Accellera and Spirit to merge

Accellera and the Spirit Consortium have decided to merge their operations to form a standards-creating body that spans electronic design automation from low-power design to hardware intellectual property (IP).

Shrenik Mehta, chairman of Accellera, said the organisation had been looking harder at developing standards around IP for chip design. “IP has become a more important component. We looked towards the future and how work in this area could benefit the industry. Spirit was a complementary effort and we felt that if we merged together we would get a stronger organisation that can address the industry’s needs, covering the entire spectrum of design verification and IP reuse.”

Mehta insisted the primary goal of the merger was to pull the verification and IP standardisation efforts together. Any operational-cost savings were “considered a benefit of the merger: an outcome rather than a goal”.

Mehta said details of the merger are still to be worked out. It should complete next year, so that the new entity can start once the respective current financial years of Accellera and Spirit have finished.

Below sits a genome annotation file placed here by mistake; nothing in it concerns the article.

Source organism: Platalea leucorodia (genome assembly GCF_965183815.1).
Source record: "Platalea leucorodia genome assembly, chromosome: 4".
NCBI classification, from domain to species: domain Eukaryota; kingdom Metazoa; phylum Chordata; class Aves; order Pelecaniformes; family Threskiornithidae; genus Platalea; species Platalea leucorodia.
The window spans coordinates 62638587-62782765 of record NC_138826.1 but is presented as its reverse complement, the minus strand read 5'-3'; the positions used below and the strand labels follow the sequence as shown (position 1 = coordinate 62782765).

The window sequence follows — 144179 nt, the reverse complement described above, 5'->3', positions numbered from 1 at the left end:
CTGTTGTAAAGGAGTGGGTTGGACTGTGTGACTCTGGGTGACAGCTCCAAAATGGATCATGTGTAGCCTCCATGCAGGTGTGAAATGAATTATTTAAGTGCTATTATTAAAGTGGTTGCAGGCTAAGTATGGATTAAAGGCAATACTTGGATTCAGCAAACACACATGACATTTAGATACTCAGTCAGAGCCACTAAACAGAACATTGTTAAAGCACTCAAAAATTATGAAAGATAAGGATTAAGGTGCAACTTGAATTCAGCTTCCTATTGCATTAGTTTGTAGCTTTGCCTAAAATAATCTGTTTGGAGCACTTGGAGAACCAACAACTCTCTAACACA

“A board from both organisations is being put together that will look at the by-laws, the technical work and things such as the website. We will provide more details at our DAC event [in late July],” said Mehta.

Ralph von Vignau, president of Spirit, said: “There will be some changes or adaptions but because the organisations are reasonably close in methodology and tools and ways of working. We are not going to see very big changes.

“I think by DAC we will be have the ability to offer a good description of the organisation and what it means for the membership.”

The two organisations started looking at the possibility of a merger in the last year. “Probably the majority of it crystallised this year. But it was not as if we hadn’t looked at this before. Industry conditions contributed, to say we need to accelerate this,” said von Vignau.

Von Vignau said there are opportunities to have closer co-operation between the verification and IP sides of the future Accellera in areas such as low-power design. “We are going to start to work on constraints very heavily,“ he said, so that IP cores come with information to show whether they are power-aware and whether they can be switched on and off.

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